Reusing preallocated memory without unsafe wraps


I need to use large arrays of floats in a large number of iterations. In each iteration, the size of the arrays will be different. If memory permits, I can pre-allocate the memory needed for all iterations at once and all is well.

But what are my options if it doesn’t all fit in memory? I can allocate at each iteration, but that’s painfully slow. So suppose that I pre-allocate the maximum amount of memory used in a single iteration.

I now want to address that memory efficiently. I can reshape a view as indicated below, but that still allocates the memory. Viewing a reshape would presumably not have that problem, but the dimensions may not allow reshaping.

I found an old post that does exactly what I want (How do I reinterpret and reshape a multi-dimensional array `J` into a two-dimensional array `j` such that `typeof(j) <: Matrix` is true in Julia 0.7 - #2 by zygmuntszpak), but the unsafe_wrap business scares me and the follow up suggestions in the same post depend on the dimensions allowing reshaping.

Is there a more Julian (sanctioned) way of achieving the same goal equally fast?

Here are the times if I run with two threads:

(hungry) 209.590382 seconds (349.13 k allocations: 743.015 GiB, 10.23% gc time, 0.05% compilation time)
(stuffed) 87.106966 seconds (102.11 k allocations: 1.495 GiB, 0.04% gc time, 0.01% compilation time)

(I’m running @time only once, because I only get to run the whole exercise once in practice anyway, so compilation time is part of the story)

const T = Float64

function hungry( x, y, z )
    zeros( x, y, z )

function stuffed( pool, x, y, z )
    unsafe_wrap(Array{T,3}, pointer(pool), (x,y,z))  # *** this does what I want

# *** the rest below is for testing

function experiment( which, howoften )
    nth = Base.Threads.nthreads()
    if which == :stuffed
        pool = [ zeros( T, 100_000_000 ) for th ∈ 1:nth ]
    redundant = zeros( T, nth )
    for r ∈ 1:howoften
        @info "iteration $r"
        x = rand( 1:2000 )
        y = rand( 1:div(2_000_000,x) )
        z = rand( 1:div(100_000_000,x*y ) )
        Base.Threads.@threads for th ∈ 1:nth
            if which == :hungry
                A = hungry( x, y, z )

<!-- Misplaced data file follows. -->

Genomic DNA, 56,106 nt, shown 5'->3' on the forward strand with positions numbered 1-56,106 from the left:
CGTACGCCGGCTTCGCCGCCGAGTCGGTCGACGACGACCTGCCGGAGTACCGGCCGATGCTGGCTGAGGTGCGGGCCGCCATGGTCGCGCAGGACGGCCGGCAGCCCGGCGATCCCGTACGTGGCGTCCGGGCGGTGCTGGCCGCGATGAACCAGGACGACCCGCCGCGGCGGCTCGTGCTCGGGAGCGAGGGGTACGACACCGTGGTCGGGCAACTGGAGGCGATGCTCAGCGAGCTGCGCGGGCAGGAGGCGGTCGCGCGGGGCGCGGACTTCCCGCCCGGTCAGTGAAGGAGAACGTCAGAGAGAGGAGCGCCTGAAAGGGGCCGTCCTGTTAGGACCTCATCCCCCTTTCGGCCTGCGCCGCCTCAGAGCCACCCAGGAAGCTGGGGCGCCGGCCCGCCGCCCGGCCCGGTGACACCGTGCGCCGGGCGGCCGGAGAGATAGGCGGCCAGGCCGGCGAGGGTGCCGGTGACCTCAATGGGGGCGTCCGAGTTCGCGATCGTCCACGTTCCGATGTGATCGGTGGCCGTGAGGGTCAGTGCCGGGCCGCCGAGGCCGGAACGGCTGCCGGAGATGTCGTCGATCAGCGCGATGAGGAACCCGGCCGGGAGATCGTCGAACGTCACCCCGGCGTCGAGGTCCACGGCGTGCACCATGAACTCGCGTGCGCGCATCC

elseif which == :stuffed
                A = stuffed( pool[th], x, y, z )
            for k ∈ axes( A, 3 )
                for j ∈ axes( A, 2 )
                    for i ∈ axes( A, 1 )
                        A[i,j,k] = rand(T)   # do something with the memory
            redundant[th] = sum( A ) 
    println( sum(redundant) )

function timeme( )
    @time experiment( :hungry, 1000 )
    @time experiment( :stuffed, 1000 )
    # @time experiment( :hungry, 5 )
    # @time experiment( :stuffed, 5 )


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I would create my own matrix type with the maximum possible dimensions, and define appropriate setindex! and getindex functions for it.

Something structured like this:

mutable struct MyMatrix

m = MyMatrix(3,3,zeros(10,10)) 

getindex(m::MyMatrix,i,j) = ... something with N,N and size(buff)
setindex(m::MyMatrix,i,j) = ...
size(m::MyMatrix) = (m.N,m.M)


where buff can have a greater capacity than actually required by (N,M), and the indexing is defined appropriately taking all dimensions in consideration (would have to think about the details).


I believe this is how they did it in Fortran times (and probably somewhere deep in Julia hidden, too)…

mutable struct MyMatrix

getindex(m::MyMatrix,i,j) = m.buff[i * m.N + j]

It might be a call for reshape!?

Thanks @lmiq . That could work, but would be slow.

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For future reference, this is how slow it can be compared to a standard matrix, in a matrix-vector product:

julia> include("./matrix.jl")
  360.333 ns (1 allocation: 304 bytes) # buffered matrix
  160.543 ns (1 allocation: 304 bytes) # "true" matrix
  160.121 ns (1 allocation: 304 bytes) # unsafe_wrap


using Test, BenchmarkTools

struct M{T} <: AbstractMatrix{T}

import Base: getindex, setindex!, size, length
getindex(m::M,i,j) = @inbounds m.vals[(j-1)*m.N + i]
setindex!(m::M,val,i,j) = @inbounds m.vals[(j-1)*m.N + i] = val
size(m::M) = (m.N,m.M)
length(m::M) = m.N*m.M

vals = rand(1000)

# the matrix is 30x30, using only the first 900 elements
a = M{Float64}(30,30,vals)
b = [ vals[(i-1)*30 + j] for j in 1:30, i in 1:30 ]

@test a ≈ b

x = rand(30)

@btime $a*$x
@btime $b*$x

# using unsafe_wrap
c = unsafe_wrap(Matrix{Float64}, pointer(vals), (30, 30))
@test c ≈ a
@btime $c*$x

1 Like

I may be missing something obvious, but it seems to me that a straightforward solution would be along these lines…

buffer = zeros(1_000_000)  # As large as needed for maximal case
function makemat(buffer::AbstractVector, m, n)
    mn = m*n
    mn ≤ length(buffer) || error("buffer size exceeded")
    mymat = reshape(view(buffer, 1:mn), m, n)

using BenchmarkTools
x = rand(30)
a = rand(30, 30)
b = makemat(buffer, 30, 30)
b .= a

@btime $a*$x  # 176.366 ns (1 allocation: 304 bytes)
@btime $b*$x  # 178.700 ns (1 allocation: 304 bytes)

1 Like

As far as I understand reshape was part of the original benchmark?

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Indeed, it allocates like crazy.

I’m not understanding what you’re referring to. When I test makemat as defined above, I get zero allocations:

julia> @btime x = makemat($buffer,20,20);
  2.300 ns (0 allocations: 0 bytes)

julia> @btime x = makemat($buffer,200,20);
  2.300 ns (0 allocations: 0 bytes)